With its enticing blend of s*x, death, Establishment politics and academic philosophy (in this case the theory of happiness), the setup for this intriguing novel sounds like something by Ian McEwan. But Frayn brings to it his trademark sense of humour, so it never quite gets into the same territory.
The comic aspects of an unlikely love affair between a devious public servant and the Oxford academic who is also his boss are fully exploited, providing a nice counterpoint to the more intellectually engaging philosophical material.
In that sense, this novel makes a nice companion piece to Frayn’s two most recent efforts – “Headlong” and “Spies” – both of which similarly deploy comic plots as devices for discussing more serious concerns. In the right hands, this kind of thing can work.
Frayn consistently manages to pull it off because he makes clever narrative choices. Here, he uses the first-person narration of an investigator, the transcripts of meetings, and audio tapes of the lovers to tell a story which unfolds in two timeframes.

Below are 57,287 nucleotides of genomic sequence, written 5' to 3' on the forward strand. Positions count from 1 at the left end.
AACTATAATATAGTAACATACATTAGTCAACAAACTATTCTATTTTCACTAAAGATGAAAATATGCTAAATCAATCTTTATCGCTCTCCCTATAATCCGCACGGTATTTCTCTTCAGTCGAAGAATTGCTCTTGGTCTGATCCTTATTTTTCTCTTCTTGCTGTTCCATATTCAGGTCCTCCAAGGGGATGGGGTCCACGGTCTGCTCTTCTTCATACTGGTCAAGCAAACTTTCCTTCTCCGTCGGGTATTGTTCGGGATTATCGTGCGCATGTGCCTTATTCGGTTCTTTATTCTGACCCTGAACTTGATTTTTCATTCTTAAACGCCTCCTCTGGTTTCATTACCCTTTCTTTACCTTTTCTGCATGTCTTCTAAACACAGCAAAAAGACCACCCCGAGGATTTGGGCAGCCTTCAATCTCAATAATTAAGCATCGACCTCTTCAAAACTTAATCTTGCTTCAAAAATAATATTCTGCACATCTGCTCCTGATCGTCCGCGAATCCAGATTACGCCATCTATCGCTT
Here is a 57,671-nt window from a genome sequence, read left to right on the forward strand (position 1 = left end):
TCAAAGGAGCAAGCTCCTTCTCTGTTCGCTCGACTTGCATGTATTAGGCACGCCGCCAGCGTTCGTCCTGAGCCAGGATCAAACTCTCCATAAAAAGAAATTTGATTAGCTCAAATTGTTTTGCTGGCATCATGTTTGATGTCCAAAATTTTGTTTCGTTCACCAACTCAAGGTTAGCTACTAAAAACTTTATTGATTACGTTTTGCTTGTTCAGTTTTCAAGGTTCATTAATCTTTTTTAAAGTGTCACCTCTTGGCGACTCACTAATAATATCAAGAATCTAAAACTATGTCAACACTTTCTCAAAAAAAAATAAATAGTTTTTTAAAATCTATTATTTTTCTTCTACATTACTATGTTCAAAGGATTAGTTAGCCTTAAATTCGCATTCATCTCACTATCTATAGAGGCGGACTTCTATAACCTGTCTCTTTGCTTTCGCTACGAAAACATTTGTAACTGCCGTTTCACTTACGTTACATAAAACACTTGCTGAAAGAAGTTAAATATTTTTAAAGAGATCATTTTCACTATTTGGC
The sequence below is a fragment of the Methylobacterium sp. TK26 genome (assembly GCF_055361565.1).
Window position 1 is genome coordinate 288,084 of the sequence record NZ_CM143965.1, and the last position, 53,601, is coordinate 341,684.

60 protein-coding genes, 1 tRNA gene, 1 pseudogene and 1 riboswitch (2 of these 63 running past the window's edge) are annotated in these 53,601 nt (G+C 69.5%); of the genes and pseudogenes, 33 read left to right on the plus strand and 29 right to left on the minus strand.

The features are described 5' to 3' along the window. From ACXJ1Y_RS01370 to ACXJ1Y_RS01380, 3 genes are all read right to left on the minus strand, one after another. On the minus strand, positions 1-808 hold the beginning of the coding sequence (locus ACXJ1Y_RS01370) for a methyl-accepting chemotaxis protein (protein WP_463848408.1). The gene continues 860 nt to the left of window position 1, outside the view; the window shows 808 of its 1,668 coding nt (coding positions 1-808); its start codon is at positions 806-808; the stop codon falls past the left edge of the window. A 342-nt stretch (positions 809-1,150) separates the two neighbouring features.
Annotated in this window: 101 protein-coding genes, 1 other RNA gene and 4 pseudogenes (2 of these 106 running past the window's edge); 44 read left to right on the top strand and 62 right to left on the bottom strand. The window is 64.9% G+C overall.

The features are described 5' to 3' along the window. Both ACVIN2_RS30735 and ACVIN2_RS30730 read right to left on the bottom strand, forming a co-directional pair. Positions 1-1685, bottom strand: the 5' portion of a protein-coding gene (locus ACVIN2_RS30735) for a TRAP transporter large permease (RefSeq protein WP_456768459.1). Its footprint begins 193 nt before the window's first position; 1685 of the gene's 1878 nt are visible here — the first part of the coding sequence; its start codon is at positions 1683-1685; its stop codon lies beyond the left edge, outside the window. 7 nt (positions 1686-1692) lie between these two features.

He also sets up an intriguing mystery – Who killed Stephen Summerchild? – To pull you through. Highly original and engaging, this should appeal to readers who prefer literary fiction but also enjoy the intrigue and pacing of crime/mystery novels. Its a challenging fusion of the two.
The book is an irritating dichotomy. A tightly woven,well-structured plot compliments an economical stock of carefully crafted and intriguing if ultimately plebian characters. At the same time, the book preaches, is tedious and is not terribly interesting. Frayn’s stream of consciousness works well, though it falls somewhat short of Faulkner.
However, interesting questions remained unanswered, such as the teasing fascination of Jessel’s family relationships and his resolution of an old love affair. It is not in the least bit funny. END
This book is strange, finely crafted, sometimes very funny, deliberation about autocracy, philosophy, love and insanity.
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